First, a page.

An analysis of Kenya’s mainstream print media’s usage of objectification and anchoring to represent the Kenyan international criminal court cases in the daily nation and the standard news articles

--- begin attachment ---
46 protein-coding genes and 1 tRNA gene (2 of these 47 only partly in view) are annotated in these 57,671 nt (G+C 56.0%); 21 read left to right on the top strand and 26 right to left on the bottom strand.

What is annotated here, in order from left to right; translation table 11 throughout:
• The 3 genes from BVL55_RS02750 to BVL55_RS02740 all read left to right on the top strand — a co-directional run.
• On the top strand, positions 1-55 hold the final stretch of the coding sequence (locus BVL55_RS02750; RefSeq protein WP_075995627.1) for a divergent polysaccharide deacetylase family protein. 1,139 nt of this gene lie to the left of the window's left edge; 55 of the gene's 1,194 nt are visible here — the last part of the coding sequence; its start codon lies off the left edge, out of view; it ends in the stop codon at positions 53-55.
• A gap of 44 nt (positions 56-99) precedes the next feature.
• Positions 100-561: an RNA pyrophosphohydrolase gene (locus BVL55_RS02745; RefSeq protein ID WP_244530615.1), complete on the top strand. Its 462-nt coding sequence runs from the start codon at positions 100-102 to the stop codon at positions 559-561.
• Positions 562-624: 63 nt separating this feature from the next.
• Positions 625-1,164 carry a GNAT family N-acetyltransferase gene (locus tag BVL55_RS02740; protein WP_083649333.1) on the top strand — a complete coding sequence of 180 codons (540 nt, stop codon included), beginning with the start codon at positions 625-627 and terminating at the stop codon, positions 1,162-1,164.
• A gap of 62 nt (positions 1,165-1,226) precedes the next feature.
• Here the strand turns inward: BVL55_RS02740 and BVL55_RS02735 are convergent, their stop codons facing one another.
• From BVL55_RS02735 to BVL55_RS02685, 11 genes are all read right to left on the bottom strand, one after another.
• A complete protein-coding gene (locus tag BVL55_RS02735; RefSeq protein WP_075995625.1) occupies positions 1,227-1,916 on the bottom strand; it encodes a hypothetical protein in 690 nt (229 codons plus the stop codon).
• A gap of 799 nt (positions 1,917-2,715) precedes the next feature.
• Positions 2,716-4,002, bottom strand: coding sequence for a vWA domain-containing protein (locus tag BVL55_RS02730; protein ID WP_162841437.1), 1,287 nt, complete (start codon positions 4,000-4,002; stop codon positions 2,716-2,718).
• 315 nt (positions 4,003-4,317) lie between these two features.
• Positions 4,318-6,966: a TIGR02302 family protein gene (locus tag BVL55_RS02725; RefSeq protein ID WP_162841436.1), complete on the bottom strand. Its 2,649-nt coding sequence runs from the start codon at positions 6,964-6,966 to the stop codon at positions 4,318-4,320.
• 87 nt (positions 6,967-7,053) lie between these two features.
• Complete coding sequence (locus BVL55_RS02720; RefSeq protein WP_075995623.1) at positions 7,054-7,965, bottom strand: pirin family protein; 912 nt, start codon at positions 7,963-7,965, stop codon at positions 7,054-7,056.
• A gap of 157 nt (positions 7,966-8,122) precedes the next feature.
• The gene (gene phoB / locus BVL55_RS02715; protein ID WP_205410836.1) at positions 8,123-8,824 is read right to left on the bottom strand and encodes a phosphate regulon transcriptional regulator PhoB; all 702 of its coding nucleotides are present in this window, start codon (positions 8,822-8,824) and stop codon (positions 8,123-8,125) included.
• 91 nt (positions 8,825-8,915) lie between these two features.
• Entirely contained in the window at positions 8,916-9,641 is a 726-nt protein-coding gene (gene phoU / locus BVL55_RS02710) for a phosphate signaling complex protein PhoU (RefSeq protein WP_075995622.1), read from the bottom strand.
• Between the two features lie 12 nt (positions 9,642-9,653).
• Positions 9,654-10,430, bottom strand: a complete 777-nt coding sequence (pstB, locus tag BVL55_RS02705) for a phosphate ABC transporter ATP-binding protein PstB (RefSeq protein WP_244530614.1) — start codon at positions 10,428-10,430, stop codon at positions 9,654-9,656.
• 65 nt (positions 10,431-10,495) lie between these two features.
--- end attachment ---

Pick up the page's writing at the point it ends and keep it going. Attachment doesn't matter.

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The media play a central role in disseminating information with the aim of creating awareness of topical issues, including legal issues. Various studies have also established that news from the media is the popular source of information on current events. Similarly, public knowledge, beliefs and attitudes towards legal systems are largely shaped by the media information they receive, thus, the need for examining the content and nature of information being disseminated by the media. Correspondingly, the Social Representation Theory offers a framework for studying how the media communicates about issues through the mechanisms of objectification and anchoring, with the aim of creating awareness and promoting understanding. Embedded within these mechanisms are elements of metaphors, antinomies, naming, personification, thematic anchoring, emotional anchoring and objectification, which facilitate knowledge through their various interpretations. It is against this backdrop that this study examines how two Kenyan newspapers used objectification and anchoring to represent the ICC process involving six Kenyans accused of being key perpetrators of the 2007/08 Post-Election Violence. The objectives of this study therefore were; to identify and describe elements of objectification and anchoring used in the coverage of the Kenyan ICC process in selected weekday issues of the Daily Nation and The Standard newspapers, to examine how the newspapers exploited the various interpretations of the identified elements of objectification and anchoring in their coverage of the Kenyan ICC process and to establish the implications of objectification and anchoring mechanisms on the media messages in order to decipher the overall representation of the ICC process by the two newspapers. This study was guided by Serge Moscovici’s Social Representation Theory (SRT) that allows for an in-depth analysis of how the media creates meaning through the mechanisms of objectification and anchoring. An analytical research design was employed in analysing and evaluating the media messages. A three-step purposive sampling method was used in selecting first, the two newspapers because they are market leaders, then the period of analysis to cover the confirmation of charges hearing proceedings at the ICC, providing a population of 86 newspaper issues produced between the months of September and October 2011. Finally, relevant content was sampled to produce a sample size of 38 news articles. A coding sheet was used in collecting the data which was then analysed quantitatively to record the frequency of occurrence of the identified elements of representations and qualitatively to study their inherent meanings. The identified elements of objectification and anchoring were found to be fused with ideological undertones that served in representing the ICC process as a struggle or war between the prosecution and the defence teams. It is therefore hoped that the media fraternity can utilize these findings to develop media moderation when reporting on potentially polarising issues like court processes.